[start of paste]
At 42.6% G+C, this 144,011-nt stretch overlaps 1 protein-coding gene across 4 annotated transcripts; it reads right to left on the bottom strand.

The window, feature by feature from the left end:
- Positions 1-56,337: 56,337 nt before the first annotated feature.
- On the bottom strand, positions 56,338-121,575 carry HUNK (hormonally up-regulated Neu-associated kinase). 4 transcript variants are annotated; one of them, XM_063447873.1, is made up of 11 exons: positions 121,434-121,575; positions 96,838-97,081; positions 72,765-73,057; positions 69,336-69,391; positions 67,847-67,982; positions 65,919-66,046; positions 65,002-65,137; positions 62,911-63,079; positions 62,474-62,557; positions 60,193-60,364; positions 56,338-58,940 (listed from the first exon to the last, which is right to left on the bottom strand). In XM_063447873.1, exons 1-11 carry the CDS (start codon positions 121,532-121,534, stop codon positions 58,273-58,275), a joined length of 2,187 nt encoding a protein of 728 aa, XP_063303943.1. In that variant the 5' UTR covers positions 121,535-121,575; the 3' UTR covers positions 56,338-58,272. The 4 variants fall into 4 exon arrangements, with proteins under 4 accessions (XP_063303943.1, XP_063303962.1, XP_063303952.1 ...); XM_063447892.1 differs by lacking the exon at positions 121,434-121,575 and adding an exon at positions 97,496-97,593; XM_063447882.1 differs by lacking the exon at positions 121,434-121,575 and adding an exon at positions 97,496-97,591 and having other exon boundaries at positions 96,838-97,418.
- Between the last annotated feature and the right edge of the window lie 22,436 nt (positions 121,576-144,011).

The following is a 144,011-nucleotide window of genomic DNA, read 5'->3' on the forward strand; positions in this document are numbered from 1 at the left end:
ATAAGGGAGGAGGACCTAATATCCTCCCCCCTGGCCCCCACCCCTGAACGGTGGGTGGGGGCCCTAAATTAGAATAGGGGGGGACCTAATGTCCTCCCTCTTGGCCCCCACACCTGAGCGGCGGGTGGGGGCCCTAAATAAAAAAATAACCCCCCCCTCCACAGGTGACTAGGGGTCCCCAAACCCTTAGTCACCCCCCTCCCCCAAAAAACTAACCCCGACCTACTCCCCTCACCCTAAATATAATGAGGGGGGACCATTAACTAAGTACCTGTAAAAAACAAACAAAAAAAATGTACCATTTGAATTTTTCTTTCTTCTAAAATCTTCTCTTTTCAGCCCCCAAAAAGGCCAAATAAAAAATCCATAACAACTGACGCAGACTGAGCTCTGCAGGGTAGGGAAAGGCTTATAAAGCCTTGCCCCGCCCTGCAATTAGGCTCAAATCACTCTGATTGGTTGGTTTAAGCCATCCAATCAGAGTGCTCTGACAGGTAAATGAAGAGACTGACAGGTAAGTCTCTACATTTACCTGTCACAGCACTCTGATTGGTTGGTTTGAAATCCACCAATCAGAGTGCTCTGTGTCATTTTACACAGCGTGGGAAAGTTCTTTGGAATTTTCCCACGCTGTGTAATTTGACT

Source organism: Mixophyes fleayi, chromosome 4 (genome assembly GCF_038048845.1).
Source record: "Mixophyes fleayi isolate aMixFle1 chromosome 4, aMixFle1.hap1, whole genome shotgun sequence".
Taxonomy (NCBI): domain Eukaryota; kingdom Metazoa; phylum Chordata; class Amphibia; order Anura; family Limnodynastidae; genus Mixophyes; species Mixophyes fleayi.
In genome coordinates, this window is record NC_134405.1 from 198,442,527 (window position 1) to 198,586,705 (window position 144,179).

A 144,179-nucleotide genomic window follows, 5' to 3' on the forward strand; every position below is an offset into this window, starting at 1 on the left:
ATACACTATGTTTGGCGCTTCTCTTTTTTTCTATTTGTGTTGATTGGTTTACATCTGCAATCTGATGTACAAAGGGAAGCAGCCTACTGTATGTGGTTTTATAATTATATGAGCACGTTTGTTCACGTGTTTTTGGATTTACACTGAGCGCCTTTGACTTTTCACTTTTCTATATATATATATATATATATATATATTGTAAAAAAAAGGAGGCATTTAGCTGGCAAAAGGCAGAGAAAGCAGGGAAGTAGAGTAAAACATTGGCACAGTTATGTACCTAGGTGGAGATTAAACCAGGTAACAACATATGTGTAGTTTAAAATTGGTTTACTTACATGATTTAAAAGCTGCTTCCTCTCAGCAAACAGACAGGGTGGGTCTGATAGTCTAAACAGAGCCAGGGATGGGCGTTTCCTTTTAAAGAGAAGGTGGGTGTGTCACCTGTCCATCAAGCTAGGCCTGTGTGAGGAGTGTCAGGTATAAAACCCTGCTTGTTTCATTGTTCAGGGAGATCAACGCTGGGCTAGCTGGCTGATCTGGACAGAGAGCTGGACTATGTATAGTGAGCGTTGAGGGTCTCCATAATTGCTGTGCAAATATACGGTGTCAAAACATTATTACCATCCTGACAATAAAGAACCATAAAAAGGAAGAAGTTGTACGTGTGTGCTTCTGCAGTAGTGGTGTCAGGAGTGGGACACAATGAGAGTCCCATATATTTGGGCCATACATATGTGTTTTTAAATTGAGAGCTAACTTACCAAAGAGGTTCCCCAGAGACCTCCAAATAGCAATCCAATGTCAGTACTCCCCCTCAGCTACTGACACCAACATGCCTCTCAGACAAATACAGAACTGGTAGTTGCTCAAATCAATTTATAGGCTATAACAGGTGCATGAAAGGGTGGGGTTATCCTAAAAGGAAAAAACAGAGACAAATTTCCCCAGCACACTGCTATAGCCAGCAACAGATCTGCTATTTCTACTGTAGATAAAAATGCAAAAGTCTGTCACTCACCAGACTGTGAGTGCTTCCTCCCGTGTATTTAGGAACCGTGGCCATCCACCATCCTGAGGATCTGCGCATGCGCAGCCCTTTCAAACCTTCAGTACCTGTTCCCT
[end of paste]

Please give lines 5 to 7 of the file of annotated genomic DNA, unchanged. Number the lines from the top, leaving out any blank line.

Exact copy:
- Between the last annotated feature and the right edge of the window lie 22,436 nt (positions 121,576-144,011).

The following is a 144,011-nucleotide window of genomic DNA, read 5'->3' on the forward strand; positions in this document are numbered from 1 at the left end:
ATAAGGGAGGAGGACCTAATATCCTCCCCCCTGGCCCCCACCCCTGAACGGTGGGTGGGGGCCCTAAATTAGAATAGGGGGGGACCTAATGTCCTCCCTCTTGGCCCCCACACCTGAGCGGCGGGTGGGGGCCCTAAATAAAAAAATAACCCCCCCCTCCACAGGTGACTAGGGGTCCCCAAACCCTTAGTCACCCCCCTCCCCCAAAAAACTAACCCCGACCTACTCCCCTCACCCTAAATATAATGAGGGGGGACCATTAACTAAGTACCTGTAAAAAACAAACAAAAAAAATGTACCATTTGAATTTTTCTTTCTTCTAAAATCTTCTCTTTTCAGCCCCCAAAAAGGCCAAATAAAAAATCCATAACAACTGACGCAGACTGAGCTCTGCAGGGTAGGGAAAGGCTTATAAAGCCTTGCCCCGCCCTGCAATTAGGCTCAAATCACTCTGATTGGTTGGTTTAAGCCATCCAATCAGAGTGCTCTGACAGGTAAATGAAGAGACTGACAGGTAAGTCTCTACATTTACCTGTCACAGCACTCTGATTGGTTGGTTTGAAATCCACCAATCAGAGTGCTCTGTGTCATTTTACACAGCGTGGGAAAGTTCTTTGGAATTTTCCCACGCTGTGTAATTTGACT